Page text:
In study and in the daily meditation of Sacred Scripture, Peter Damian discovered the mystical meaning of the word of God, finding in it nourishment for his spiritual life. In this regard he described the hermit's cell as the "parlor in which God converses with men". For him, living as a hermit was the peak of Christian existence, "the loftiest of the states of life" because the monk, now free from the bonds of worldly life and of his own self, receives "a dowry from the Holy Spirit and his happy soul is united with its heavenly Spouse" (Ep 18, 17; cf. Ep 28, 43 ff.). This is important for us today too, even though we are not monks: to know how to make silence within us to listen to God's voice, to seek, as it were, a "parlor" in which God speaks with us: learning the word of God in prayer and in meditation is the path to life.
The Liber Hymnarius includes nine hymns of Saint Peter Damian, of which two are parts of the same original hymn, the Good Friday hymns for Sext and None: Crux, mundi, and Per crucem. All of the hymns commemorate a special saint or mystery; none is sung throughout the year.

Here are my translations of the three Marian hymns among those in the Liber Hymnarius. One of the special features of St. Peter's Marian hymns is his idea of Mary's mediation of Christ, Who came through her. This idea is evident in the first and third hymns below.


Just like the morning’s dawning bright
She rises to the heav’nly height,
Maria, splendid as the sun,
Just like the moon, most lovely one.

Today, the queen of all the earth—
Who to that Son has given birth
Who is, before the daystar shone—
Ascends unto her glorious throne.

Assumed above the angels, higher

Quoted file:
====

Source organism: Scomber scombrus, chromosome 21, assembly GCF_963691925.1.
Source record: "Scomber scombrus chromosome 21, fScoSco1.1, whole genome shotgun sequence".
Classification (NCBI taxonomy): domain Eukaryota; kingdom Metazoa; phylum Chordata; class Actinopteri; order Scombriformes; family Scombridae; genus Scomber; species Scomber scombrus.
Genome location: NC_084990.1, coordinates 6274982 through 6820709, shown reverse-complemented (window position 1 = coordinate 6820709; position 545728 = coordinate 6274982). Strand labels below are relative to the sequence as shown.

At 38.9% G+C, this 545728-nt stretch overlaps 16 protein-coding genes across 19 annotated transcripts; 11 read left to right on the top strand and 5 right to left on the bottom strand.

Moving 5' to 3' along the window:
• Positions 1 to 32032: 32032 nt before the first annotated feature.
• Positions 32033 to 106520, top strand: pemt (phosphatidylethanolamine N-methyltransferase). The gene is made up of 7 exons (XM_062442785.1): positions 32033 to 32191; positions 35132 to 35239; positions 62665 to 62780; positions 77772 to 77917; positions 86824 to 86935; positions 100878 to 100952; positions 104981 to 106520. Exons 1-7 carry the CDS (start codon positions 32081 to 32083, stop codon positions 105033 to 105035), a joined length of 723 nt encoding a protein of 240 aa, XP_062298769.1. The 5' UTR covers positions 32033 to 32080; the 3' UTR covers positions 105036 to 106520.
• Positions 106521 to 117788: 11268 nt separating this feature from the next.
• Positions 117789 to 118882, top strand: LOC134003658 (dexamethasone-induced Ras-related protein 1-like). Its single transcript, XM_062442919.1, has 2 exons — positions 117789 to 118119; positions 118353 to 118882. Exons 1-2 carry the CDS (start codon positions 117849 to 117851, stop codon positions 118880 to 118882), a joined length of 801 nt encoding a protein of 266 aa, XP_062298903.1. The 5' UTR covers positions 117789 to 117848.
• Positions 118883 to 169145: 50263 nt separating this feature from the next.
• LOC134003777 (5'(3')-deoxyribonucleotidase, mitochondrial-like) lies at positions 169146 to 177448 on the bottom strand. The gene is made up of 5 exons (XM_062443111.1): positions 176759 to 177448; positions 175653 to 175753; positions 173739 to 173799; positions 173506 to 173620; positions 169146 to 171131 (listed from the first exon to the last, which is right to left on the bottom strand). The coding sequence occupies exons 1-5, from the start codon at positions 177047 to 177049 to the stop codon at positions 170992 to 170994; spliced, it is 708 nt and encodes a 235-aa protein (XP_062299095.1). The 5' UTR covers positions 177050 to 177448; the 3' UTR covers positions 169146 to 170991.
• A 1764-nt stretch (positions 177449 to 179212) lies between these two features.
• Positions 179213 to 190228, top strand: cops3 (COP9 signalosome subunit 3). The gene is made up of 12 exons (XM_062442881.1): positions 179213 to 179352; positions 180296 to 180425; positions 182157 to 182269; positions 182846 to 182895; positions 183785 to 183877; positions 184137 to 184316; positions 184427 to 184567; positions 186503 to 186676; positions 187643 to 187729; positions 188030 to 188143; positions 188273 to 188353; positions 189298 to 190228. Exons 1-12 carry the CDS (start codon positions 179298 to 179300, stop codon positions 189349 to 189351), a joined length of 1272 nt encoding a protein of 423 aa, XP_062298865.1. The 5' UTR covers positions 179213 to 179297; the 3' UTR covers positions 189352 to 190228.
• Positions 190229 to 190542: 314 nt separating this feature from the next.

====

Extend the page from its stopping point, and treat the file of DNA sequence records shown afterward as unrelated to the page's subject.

Than every heav’nly angel choir
This single woman has outrun
The merits all the saints have won.

The One Whom in her lap she fed
And laid within a manger bed.
She sees as Lord of everything,
Now in His Father’s glory, King.

Virgin of virgins, intercede,
And with your Son with fervor plead.
He took up what is ours through you.
May what is His come through you, too.

Praise to the Father and the Son
And Paraclete, forever one,
Who in the saints’ and angels’ sight
Have clothed you in their glorious light.


O Theotokos, Mary blest,
Our human nature’s shining crest,
Through you we have our liberty,
Free children of the light to be.

O Virgin, Queen of heav’n and earth,
Though of King David’s stock by birth,
Your royal dignity has come
Not from your fathers, but your Son.

Remove us from the ancient root.
Graft us in Him, the newborn shoot.
Through you may we become by grace,
A royal, priestly, human race.

O offer holy prayers to win
Release from all our bonds of sin.
We praise your merits to the skies:
May we in heaven share your prize.

Exemplar of virginity,
Give glory to the Trinity,
Whose endless treasure-stores of gifts
Through you our human nature lifts.


Joy of creation, new star in the heavens,
Moth’ring the Sun, and parenting your Maker,
Stretch forth your hand to lift the weak and fallen,
O virgin Mother.

You were created as a living ladder
By which the Most High reaches us, the lowly.
Give us God’s ladder. Let us climb, returning
To the high heavens.

All of the chorus of the blessed angels,
Orders of prophets and the blest apostles
Claim you in honor as their only sov’reign
After the Godhead.

Praise to the highest Trinity eternal,
Who crowned you, Virgin, honoring you greatly,
And whose provision gave you as our Mother,
And Queen forever. Amen.

Thursday, February 19, 2015

Don't Forget: Early Registration for the Colloquium Ends in TEN DAYS

Have you been to the Colloquium before? Never been, but always wanted to? If you want to come this year, now is the time to get ready! For all the information you could need, visit the CMAA's site here. In order to make deadline for the early bird registration, you must have your registration in by March 1, 2015, and you can save $50 from your registration fee. I'm currently working on my arrangements to be there, and I hope to see you there!

Check out all the old Chant Cafe posts on the colloquium here, including some videos I created last year, including the one below:

Tuesday, February 17, 2015

"Dad, that song's weird."

(An imaginary conversation.)

"What do you mean?"

"At my school. Every year they sing this song about ashes. It's so weird."

"Oh. Do you mean the one that goes 'We rise again from ashes...'?"

"Exactly. Why do they have to sing it? It's not good."

"No, I don't think so either. Sit down for a minute and I'll show you what I think is wrong with it. Now let me write down the first verse:
We rise again from ashes, from the good we've failed to do.
We rise again from ashes, to create ourselves anew.